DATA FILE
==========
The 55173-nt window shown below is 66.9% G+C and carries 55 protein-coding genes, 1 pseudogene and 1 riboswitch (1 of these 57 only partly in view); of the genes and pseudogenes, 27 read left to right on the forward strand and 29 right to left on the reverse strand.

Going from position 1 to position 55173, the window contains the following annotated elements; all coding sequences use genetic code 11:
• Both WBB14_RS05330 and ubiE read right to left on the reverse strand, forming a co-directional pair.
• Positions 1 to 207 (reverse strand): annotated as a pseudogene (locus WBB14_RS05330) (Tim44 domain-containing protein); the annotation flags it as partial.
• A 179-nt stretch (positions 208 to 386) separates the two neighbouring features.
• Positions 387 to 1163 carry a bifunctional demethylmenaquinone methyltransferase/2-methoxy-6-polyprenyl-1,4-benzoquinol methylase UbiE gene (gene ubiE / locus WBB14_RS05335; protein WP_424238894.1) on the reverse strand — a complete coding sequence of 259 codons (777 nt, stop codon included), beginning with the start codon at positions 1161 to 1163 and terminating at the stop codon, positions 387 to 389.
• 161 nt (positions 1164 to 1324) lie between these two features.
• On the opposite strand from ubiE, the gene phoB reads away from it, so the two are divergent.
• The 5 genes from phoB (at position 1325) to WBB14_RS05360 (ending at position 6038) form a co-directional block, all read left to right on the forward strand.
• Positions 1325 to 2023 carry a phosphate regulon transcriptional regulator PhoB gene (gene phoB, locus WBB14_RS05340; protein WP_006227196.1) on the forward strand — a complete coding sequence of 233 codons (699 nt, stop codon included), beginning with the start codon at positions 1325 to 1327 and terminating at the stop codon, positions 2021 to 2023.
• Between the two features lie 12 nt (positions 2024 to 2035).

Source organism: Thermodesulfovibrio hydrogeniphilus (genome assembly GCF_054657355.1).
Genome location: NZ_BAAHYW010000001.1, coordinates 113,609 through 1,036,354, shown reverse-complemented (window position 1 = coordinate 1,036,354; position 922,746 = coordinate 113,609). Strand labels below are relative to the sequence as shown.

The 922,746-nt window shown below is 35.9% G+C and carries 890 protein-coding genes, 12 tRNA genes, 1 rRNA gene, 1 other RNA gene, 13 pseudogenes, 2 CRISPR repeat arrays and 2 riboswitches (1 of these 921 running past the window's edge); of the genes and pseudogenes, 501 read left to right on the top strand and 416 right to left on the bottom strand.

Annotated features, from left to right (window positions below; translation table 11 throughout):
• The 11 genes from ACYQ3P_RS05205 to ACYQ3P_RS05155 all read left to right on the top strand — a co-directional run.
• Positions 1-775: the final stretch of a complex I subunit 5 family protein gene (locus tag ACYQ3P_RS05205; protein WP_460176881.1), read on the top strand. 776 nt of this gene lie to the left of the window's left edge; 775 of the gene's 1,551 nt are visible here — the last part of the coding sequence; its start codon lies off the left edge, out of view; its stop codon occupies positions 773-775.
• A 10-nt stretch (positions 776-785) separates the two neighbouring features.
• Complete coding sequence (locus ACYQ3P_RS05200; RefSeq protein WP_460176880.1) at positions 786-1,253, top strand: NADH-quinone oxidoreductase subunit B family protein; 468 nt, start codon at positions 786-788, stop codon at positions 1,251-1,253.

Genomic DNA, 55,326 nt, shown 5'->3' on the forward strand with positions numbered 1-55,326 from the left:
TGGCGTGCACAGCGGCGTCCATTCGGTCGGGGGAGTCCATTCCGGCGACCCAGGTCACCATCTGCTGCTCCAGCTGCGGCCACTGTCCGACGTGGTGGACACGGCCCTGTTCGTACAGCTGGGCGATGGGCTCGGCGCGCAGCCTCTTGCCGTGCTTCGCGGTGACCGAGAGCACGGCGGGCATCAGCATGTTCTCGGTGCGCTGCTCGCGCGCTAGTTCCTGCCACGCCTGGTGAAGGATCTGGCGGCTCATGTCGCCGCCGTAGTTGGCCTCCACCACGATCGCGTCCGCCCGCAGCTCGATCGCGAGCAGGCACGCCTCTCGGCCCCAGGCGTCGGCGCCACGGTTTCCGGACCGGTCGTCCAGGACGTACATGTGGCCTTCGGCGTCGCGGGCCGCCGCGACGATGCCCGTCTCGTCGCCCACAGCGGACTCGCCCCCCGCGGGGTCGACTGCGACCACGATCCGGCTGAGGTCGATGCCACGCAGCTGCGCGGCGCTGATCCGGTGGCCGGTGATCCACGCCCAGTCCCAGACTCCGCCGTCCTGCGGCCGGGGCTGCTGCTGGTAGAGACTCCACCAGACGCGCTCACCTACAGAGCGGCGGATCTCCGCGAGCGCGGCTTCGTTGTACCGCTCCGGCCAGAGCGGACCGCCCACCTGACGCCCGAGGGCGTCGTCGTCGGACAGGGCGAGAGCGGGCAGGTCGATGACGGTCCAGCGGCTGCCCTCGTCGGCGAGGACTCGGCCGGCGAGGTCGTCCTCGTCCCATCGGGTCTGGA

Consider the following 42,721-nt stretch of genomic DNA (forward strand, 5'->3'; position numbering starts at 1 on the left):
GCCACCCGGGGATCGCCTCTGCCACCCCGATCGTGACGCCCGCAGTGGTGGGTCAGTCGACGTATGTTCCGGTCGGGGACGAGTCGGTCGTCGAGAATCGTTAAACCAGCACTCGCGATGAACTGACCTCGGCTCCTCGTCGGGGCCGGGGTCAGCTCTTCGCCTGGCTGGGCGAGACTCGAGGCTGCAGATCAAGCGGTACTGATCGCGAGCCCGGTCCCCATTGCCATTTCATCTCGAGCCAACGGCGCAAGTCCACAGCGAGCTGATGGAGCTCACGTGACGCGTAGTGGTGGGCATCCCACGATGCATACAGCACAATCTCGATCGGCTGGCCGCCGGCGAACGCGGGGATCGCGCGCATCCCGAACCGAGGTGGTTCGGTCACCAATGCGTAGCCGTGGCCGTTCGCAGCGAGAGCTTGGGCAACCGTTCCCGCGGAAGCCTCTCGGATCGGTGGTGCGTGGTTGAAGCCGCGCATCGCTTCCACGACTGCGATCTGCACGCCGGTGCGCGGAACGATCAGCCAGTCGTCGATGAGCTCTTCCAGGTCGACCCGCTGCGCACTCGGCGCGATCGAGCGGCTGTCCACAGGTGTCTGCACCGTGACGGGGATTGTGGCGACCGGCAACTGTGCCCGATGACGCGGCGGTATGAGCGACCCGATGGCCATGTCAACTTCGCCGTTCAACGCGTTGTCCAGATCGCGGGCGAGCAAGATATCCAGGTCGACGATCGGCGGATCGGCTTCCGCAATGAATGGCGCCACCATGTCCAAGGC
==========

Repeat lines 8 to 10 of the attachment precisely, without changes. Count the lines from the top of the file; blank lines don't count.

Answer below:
• On the opposite strand from ubiE, the gene phoB reads away from it, so the two are divergent.
• The 5 genes from phoB (at position 1325) to WBB14_RS05360 (ending at position 6038) form a co-directional block, all read left to right on the forward strand.
• Positions 1325 to 2023 carry a phosphate regulon transcriptional regulator PhoB gene (gene phoB, locus WBB14_RS05340; protein WP_006227196.1) on the forward strand — a complete coding sequence of 233 codons (699 nt, stop codon included), beginning with the start codon at positions 1325 to 1327 and terminating at the stop codon, positions 2021 to 2023.